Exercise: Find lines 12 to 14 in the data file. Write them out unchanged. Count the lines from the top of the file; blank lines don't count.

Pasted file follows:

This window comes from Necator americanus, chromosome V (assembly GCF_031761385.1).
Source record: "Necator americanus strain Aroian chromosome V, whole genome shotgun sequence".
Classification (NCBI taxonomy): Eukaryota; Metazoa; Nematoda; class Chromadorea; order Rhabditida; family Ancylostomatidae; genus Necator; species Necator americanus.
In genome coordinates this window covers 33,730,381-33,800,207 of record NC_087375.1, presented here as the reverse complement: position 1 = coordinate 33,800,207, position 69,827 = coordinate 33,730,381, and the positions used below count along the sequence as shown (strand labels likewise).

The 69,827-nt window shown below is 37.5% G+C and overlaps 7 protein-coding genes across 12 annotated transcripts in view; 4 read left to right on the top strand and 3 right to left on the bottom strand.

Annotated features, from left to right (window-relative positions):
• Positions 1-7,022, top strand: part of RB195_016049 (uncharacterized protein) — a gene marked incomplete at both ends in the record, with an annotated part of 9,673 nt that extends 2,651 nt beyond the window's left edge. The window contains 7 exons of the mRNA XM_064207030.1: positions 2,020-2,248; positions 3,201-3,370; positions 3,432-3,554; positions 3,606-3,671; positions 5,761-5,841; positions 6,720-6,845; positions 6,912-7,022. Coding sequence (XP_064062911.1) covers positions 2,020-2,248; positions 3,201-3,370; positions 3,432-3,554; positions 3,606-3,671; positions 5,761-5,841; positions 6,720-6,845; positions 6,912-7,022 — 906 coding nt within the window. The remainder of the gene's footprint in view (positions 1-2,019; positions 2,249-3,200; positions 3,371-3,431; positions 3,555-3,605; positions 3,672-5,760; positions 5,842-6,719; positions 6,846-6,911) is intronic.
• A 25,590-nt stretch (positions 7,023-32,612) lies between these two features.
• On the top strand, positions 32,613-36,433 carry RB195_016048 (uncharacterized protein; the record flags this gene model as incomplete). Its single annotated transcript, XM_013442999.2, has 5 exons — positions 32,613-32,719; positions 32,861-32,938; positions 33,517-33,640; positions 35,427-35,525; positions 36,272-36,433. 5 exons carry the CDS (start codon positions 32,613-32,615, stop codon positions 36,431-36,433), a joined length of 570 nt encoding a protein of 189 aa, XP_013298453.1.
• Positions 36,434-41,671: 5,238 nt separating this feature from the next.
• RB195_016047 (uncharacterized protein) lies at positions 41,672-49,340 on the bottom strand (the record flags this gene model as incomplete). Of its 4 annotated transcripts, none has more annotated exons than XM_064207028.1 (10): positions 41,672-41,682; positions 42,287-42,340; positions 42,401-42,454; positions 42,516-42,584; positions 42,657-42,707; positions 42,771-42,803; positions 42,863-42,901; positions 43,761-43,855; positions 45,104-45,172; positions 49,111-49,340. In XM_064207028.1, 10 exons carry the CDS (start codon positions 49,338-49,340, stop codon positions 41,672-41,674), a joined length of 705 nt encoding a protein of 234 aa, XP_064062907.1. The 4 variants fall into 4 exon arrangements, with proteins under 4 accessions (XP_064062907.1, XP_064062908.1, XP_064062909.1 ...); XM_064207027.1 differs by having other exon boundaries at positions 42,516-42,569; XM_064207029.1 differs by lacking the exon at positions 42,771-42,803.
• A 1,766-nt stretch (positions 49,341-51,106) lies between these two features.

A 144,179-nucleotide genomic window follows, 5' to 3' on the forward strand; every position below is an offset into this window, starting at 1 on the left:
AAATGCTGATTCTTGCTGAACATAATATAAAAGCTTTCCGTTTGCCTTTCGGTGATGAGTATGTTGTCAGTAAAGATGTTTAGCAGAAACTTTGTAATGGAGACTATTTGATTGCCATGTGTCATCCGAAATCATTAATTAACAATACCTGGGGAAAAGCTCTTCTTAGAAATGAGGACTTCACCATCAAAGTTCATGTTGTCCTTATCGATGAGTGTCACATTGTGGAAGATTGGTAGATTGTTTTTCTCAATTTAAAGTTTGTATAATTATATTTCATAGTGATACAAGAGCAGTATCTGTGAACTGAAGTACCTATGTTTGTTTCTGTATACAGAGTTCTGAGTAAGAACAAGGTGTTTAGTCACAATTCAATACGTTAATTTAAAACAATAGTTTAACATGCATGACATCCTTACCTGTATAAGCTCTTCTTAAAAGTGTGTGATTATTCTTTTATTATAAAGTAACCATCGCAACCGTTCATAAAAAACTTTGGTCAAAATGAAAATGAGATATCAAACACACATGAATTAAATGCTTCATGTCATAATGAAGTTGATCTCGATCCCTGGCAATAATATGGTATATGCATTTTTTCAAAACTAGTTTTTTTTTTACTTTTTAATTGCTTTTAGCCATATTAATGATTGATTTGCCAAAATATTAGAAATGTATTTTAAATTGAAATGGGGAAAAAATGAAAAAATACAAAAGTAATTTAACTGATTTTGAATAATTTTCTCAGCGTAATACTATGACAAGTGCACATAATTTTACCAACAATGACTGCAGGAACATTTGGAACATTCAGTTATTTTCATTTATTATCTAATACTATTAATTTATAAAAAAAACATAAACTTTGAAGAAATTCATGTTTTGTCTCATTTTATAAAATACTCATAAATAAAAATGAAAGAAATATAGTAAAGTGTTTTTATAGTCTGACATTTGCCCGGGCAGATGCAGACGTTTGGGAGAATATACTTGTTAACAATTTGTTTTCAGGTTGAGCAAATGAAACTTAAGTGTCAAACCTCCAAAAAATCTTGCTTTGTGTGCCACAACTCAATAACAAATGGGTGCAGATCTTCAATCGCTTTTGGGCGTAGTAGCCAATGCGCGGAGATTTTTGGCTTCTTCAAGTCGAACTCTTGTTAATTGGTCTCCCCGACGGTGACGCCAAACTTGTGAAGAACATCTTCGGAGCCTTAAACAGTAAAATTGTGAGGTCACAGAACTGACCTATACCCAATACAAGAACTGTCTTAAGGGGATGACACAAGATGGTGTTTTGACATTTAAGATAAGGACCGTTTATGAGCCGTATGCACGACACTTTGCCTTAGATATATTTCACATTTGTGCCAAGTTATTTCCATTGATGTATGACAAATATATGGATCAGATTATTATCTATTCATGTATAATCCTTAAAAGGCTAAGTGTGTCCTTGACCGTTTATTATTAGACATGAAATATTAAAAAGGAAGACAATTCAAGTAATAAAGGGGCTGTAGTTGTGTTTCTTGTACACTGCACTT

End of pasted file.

• A 1,766-nt stretch (positions 49,341-51,106) lies between these two features.

A 144,179-nucleotide genomic window follows, 5' to 3' on the forward strand; every position below is an offset into this window, starting at 1 on the left:
AAATGCTGATTCTTGCTGAACATAATATAAAAGCTTTCCGTTTGCCTTTCGGTGATGAGTATGTTGTCAGTAAAGATGTTTAGCAGAAACTTTGTAATGGAGACTATTTGATTGCCATGTGTCATCCGAAATCATTAATTAACAATACCTGGGGAAAAGCTCTTCTTAGAAATGAGGACTTCACCATCAAAGTTCATGTTGTCCTTATCGATGAGTGTCACATTGTGGAAGATTGGTAGATTGTTTTTCTCAATTTAAAGTTTGTATAATTATATTTCATAGTGATACAAGAGCAGTATCTGTGAACTGAAGTACCTATGTTTGTTTCTGTATACAGAGTTCTGAGTAAGAACAAGGTGTTTAGTCACAATTCAATACGTTAATTTAAAACAATAGTTTAACATGCATGACATCCTTACCTGTATAAGCTCTTCTTAAAAGTGTGTGATTATTCTTTTATTATAAAGTAACCATCGCAACCGTTCATAAAAAACTTTGGTCAAAATGAAAATGAGATATCAAACACACATGAATTAAATGCTTCATGTCATAATGAAGTTGATCTCGATCCCTGGCAATAATATGGTATATGCATTTTTTCAAAACTAGTTTTTTTTTTACTTTTTAATTGCTTTTAGCCATATTAATGATTGATTTGCCAAAATATTAGAAATGTATTTTAAATTGAAATGGGGAAAAAATGAAAAAATACAAAAGTAATTTAACTGATTTTGAATAATTTTCTCAGCGTAATACTATGACAAGTGCACATAATTTTACCAACAATGACTGCAGGAACATTTGGAACATTCAGTTATTTTCATTTATTATCTAATACTATTAATTTATAAAAAAAACATAAACTTTGAAGAAATTCATGTTTTGTCTCATTTTATAAAATACTCATAAATAAAAATGAAAGAAATATAGTAAAGTGTTTTTATAGTCTGACATTTGCCCGGGCAGATGCAGACGTTTGGGAGAATATACTTGTTAACAATTTGTTTTCAGGTTGAGCAAATGAAACTTAAGTGTCAAACCTCCAAAAAATCTTGCTTTGTGTGCCACAACTCAATAACAAATGGGTGCAGATCTTCAATCGCTTTTGGGCGTAGTAGCCAATGCGCGGAGATTTTTGGCTTCTTCAAGTCGAACTCTTGTTAATTGGTCTCCCCGACGGTGACGCCAAACTTGTGAAGAACATCTTCGGAGCCTTAAACAGTAAAATTGTGAGGTCACAGAACTGACCTATACCCAATACAAGAACTGTCTTAAGGGGATGACACAAGATGGTGTTTTGACATTTAAGATAAGGACCGTTTATGAGCCGTATGCACGACACTTTGCCTTAGATATATTTCACATTTGTGCCAAGTTATTTCCATTGATGTATGACAAATATATGGATCAGATTATTATCTATTCATGTATAATCCTTAAAAGGCTAAGTGTGTCCTTGACCGTTTATTATTAGACATGAAATATTAAAAAGGAAGACAATTCAAGTAATAAAGGGGCTGTAGTTGTGTTTCTTGTACACTGCACTT